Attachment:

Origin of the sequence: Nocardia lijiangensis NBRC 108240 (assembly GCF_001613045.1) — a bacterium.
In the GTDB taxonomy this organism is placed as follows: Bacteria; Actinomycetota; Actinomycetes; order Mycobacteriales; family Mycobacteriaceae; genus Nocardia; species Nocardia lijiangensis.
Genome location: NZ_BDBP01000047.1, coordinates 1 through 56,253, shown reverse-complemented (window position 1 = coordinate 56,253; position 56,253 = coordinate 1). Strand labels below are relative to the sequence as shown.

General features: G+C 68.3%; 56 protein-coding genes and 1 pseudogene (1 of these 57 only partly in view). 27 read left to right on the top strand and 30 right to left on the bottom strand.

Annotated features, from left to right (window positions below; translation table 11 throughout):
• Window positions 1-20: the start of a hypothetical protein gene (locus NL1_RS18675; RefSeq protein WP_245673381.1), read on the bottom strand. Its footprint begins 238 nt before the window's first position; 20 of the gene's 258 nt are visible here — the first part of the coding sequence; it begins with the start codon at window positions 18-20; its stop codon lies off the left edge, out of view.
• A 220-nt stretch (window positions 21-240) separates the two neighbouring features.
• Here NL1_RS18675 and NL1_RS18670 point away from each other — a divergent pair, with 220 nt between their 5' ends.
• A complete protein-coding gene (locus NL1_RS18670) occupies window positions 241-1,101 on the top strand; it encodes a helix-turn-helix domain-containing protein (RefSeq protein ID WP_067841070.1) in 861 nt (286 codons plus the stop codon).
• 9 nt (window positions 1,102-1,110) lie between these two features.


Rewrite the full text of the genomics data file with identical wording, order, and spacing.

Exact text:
Origin of the sequence: Nocardia lijiangensis NBRC 108240 (assembly GCF_001613045.1) — a bacterium.
In the GTDB taxonomy this organism is placed as follows: Bacteria; Actinomycetota; Actinomycetes; order Mycobacteriales; family Mycobacteriaceae; genus Nocardia; species Nocardia lijiangensis.
Genome location: NZ_BDBP01000047.1, coordinates 1 through 56,253, shown reverse-complemented (window position 1 = coordinate 56,253; position 56,253 = coordinate 1). Strand labels below are relative to the sequence as shown.

General features: G+C 68.3%; 56 protein-coding genes and 1 pseudogene (1 of these 57 only partly in view). 27 read left to right on the top strand and 30 right to left on the bottom strand.

Annotated features, from left to right (window positions below; translation table 11 throughout):
• Window positions 1-20: the start of a hypothetical protein gene (locus NL1_RS18675; RefSeq protein WP_245673381.1), read on the bottom strand. Its footprint begins 238 nt before the window's first position; 20 of the gene's 258 nt are visible here — the first part of the coding sequence; it begins with the start codon at window positions 18-20; its stop codon lies off the left edge, out of view.
• A 220-nt stretch (window positions 21-240) separates the two neighbouring features.
• Here NL1_RS18675 and NL1_RS18670 point away from each other — a divergent pair, with 220 nt between their 5' ends.
• A complete protein-coding gene (locus NL1_RS18670) occupies window positions 241-1,101 on the top strand; it encodes a helix-turn-helix domain-containing protein (RefSeq protein ID WP_067841070.1) in 861 nt (286 codons plus the stop codon).
• 9 nt (window positions 1,102-1,110) lie between these two features.